• 15. Henry Louis Gates, Jr. (born September 16, 1950) is an American literary critic, educator, scholar, writer, editor and public intellectual. He was the first African American to receive the Andrew W. Mellon Foundation Fellowship. He has received numerous honorary degrees and awards for his teaching, research, and development of academic institutions to study black culture. In 2002, Gates was selected to give the Jefferson Lecture, in recognition of his "distinguished intellectual achievement in the humanities." The lecture resulted in his 2003 book, The Trials of Phillis Wheatley. Gates graduated from Piedmont High School in 1968 and attended Potomac State College in Keyser, West Virginia before earning his undergraduate degree at Yale University, gaining a B.A. summa cum laude in History. To his eventual embarrassment, he wrote in his Yale application, "As always, whitey now sits in judgment of me, preparing to cast my fate. It is your decision either to let me blow with the wind as a nonentity or to encourage the development of self. Allow me to prove myself." Professor Gates clearly regrets the language he used in his Yale application stating that "I wince at the rhetoric today, but they let me in." [4]
  • 16. Maya Angelou – literature
  • 17. Maya Angelou (pronounced born Marguerite Ann Johnson on April 4, 1928) is an American autobiographer and poet who has been called "America's most visible black female autobiographer" by scholar Joanne M. Braxton. She is best known for her series of six autobiographical volumes, which focus on her childhood and early adulthood experiences. The first, best-known, and most highly acclaimed, I Know Why the Caged Bird Sings (1969), focuses on the first seventeen years of her life, brought her international recognition, and was nominated for a National Book Award. Angelou has been highly honored for her body of work, including being awarded over 30 honorary degrees and the nomination of a Pulitzer Prize for her 1971 volume of poetry, Just Give Me a Cool Drink of Water 'Fore I Diiie.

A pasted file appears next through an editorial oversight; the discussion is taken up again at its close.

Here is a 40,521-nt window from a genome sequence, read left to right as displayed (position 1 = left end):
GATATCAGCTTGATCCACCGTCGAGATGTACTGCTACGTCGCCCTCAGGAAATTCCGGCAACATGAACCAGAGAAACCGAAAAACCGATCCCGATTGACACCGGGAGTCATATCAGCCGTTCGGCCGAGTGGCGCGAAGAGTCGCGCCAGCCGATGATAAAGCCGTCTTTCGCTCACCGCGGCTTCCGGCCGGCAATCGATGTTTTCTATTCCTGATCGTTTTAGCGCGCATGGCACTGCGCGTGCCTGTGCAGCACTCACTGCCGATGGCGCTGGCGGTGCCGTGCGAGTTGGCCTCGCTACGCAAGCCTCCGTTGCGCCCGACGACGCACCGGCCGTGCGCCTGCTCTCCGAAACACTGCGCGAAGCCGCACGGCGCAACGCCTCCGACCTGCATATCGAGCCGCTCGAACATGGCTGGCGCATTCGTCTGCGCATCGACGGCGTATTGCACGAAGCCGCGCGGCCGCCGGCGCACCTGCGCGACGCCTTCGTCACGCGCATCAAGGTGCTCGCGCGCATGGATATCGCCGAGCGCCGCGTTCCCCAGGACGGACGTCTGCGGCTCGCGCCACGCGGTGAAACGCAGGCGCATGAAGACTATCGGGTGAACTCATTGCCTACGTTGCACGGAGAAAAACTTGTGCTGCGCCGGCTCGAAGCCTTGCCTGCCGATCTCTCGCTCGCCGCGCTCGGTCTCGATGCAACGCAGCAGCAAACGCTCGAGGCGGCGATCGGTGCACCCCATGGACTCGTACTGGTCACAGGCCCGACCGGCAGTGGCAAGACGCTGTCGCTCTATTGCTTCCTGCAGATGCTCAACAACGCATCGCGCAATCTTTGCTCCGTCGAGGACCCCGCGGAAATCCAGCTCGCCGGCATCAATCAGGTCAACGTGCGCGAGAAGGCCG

• 18. People of Business Impact
  • 19. Bill Gates – computer technology
  • 20. William Henry "Bill" Gates III (born October 28, 1955) is an American business magnate, philanthropist, and chairman of Microsoft, the software company he founded with Paul Allen. He is consistently ranked among the world's wealthiest people and the wealthiest overall as of 2009. During his career at Microsoft, Gates held the positions of CEO and chief software architect, and remains the largest individual shareholder with more than 8 percent of the common stock. He has also authored or co- authored several books. Gates is one of the best-known entrepreneurs of the personal computer revolution. Although he is admired by many, a number of industry insiders criticize his business tactics, which they consider anti-competitive, an opinion which has in some cases been upheld by the courts.
  • 21. Ray Kroc – franchising
  • 22. Ray Kroc: As he traveled all over the country, he realized that one of the largest customers for the mixers he sold was a California based restaurant owned by the McDonald brothers. On further enquiry he found out that they used a mass production cum assembly line system for their hamburgers and sandwiches. The owners were not interested in expanding the operation further and seemed content with present operations. In another display of salesmanship Ray Kroc convinced the brothers to make him their exclusive agent. In 1954 Ray Kroc opened his own McDonald's drive-in in Des Plaines, Illinois. He officially established the McDonald's Corporation.